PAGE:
One of the areas bandied about in self-help books is positive thought or positive thinking. It might sound a bit sappy to some, but it is not something conjured by hippies on a commune during the 1960s. (I know some are probably saying, "so what if it did?" Point taken!)
Rather, Positive Psychology is a somewhat new and exciting branch of psychology that is well-researched and documented in the psychological and counseling literature. Highly respected psychologists, such as Albert Bandura (Stanford University) and Martin Seligman (University of Pennsylvania), have dedicated significant portions of their careers to the exploration of this exciting area.
In other words, don't take it lightly!
But, what does it mean for you as you consider moving overseas or improving your established expatriate experience? More than anything else, Positive Psychology focuses on your strengths rather than any perceived weaknesses.
In other words, consider what do you well, and how can you apply these strengths to aspects of your life you've identified as areas for growth.
Here are just a few ideas to ponder and/or try to get the ball rolling:
1.) What are the activities that bring you pleasure? Do you apply your strengths to your primary activities? How can you if you are not already doing so? Are there new activities you can explore as part of your international living experience?
2.) Here's something to think about - In what activities do you lose track of time? You know what I mean - you start something and before you know it, 2 or 3 hours have passed and it seems like 10 minutes. Positive psychologists call this "Flow." If you can identify these activities, you'll have an advantage in that you'll be able to create large blocks of time in your day, when available, that will be rewarding.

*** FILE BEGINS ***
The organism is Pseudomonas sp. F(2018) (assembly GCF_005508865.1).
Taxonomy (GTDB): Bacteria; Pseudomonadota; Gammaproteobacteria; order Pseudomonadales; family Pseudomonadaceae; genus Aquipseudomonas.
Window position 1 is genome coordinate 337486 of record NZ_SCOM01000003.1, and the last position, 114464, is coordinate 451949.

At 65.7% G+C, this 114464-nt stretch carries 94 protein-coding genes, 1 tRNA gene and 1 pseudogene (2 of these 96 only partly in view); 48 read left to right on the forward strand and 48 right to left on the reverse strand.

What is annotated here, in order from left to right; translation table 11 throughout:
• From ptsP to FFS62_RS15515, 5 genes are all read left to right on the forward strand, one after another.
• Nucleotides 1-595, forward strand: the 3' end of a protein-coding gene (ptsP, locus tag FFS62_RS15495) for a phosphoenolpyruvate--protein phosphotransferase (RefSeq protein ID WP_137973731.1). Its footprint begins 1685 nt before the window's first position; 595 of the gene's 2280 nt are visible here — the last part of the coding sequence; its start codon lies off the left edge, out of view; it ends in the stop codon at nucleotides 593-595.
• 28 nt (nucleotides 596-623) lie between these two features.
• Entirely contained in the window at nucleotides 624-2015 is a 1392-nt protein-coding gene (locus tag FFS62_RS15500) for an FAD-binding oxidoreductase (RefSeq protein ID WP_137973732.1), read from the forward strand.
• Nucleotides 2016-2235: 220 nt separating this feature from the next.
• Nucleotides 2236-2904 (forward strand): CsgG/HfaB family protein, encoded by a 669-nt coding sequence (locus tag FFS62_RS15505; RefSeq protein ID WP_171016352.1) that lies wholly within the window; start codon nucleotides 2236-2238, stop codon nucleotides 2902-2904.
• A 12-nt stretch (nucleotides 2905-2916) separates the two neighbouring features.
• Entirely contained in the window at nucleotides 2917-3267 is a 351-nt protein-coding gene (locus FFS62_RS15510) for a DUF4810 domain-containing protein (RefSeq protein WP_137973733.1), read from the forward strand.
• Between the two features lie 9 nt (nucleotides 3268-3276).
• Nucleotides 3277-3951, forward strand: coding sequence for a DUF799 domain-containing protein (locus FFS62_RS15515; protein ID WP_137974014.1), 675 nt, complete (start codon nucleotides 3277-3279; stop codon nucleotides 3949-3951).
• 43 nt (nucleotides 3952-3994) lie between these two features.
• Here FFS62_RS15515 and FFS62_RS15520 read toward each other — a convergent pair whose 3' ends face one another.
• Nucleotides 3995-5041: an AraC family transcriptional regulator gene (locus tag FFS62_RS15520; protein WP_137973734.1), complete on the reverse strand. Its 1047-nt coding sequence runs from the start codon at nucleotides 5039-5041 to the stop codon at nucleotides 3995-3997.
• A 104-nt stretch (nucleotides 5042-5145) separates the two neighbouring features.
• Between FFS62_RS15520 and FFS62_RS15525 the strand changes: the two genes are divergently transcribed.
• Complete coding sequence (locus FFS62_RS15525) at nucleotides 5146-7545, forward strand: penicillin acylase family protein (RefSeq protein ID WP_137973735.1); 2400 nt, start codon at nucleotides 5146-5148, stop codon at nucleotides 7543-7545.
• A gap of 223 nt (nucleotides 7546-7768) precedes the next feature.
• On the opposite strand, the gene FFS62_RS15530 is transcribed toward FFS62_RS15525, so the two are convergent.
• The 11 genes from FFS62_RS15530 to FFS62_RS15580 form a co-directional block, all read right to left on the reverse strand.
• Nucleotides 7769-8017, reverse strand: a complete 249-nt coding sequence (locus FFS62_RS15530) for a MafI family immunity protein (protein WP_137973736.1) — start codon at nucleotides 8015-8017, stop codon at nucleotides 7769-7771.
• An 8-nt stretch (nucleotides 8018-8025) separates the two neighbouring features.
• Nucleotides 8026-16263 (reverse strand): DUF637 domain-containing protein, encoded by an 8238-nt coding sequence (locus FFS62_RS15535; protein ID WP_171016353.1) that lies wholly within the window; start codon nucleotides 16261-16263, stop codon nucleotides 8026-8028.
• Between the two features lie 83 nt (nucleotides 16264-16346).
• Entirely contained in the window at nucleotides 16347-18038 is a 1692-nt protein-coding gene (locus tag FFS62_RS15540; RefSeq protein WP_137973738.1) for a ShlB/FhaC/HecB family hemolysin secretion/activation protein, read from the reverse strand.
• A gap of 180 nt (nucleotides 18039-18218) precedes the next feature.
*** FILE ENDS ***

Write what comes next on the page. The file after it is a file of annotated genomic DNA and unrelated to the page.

3.) How can you help others? One way we can demonstrate our worth to ourselves is by assisting a worthwhile cause or other people. Opportunities to do just that are frequently found while on an expatriate assignment. Whether it's through your company, an expat club or elsewhere, embrace the chance to use your strengths in some type of philanthropic activity.
4.) Are there some aspects of your life that make you angry, bitter or resentful? If you can find some way to address this important issue, you'll likely find that you spend less time thinking about things that make you feel bad. Remember that just as we have limited physical energy each day, we are also limited to a finite amount of emotional and psychological resources. Do you want to allocate them to anger, or would you rather devote them toward one of your personal goals?
5.) Every evening, write down 5 things that went well during the day. It's important to understand that they do not have to be life changing events, just something positive (our new buzz word, right? Right!) It can be as simple as the weather being nice, finding a new restaurant or having a favorite song play on the radio. If you are living in another culture, try to find those aspects of it that you can appreciate rather than focus only on those that you find unappealing.
Above all, remember that if you want to grow in some way, that means you have to choose to make changes in your personal life, professional life and/or your lifestyle. Nobody can do that for you. Start small, celebrate the little victories and apply what you learn to your choices in the future. Don't get tripped up by what you perceive as your weaknesses. Your strengths can get you there - wherever there is. Find them!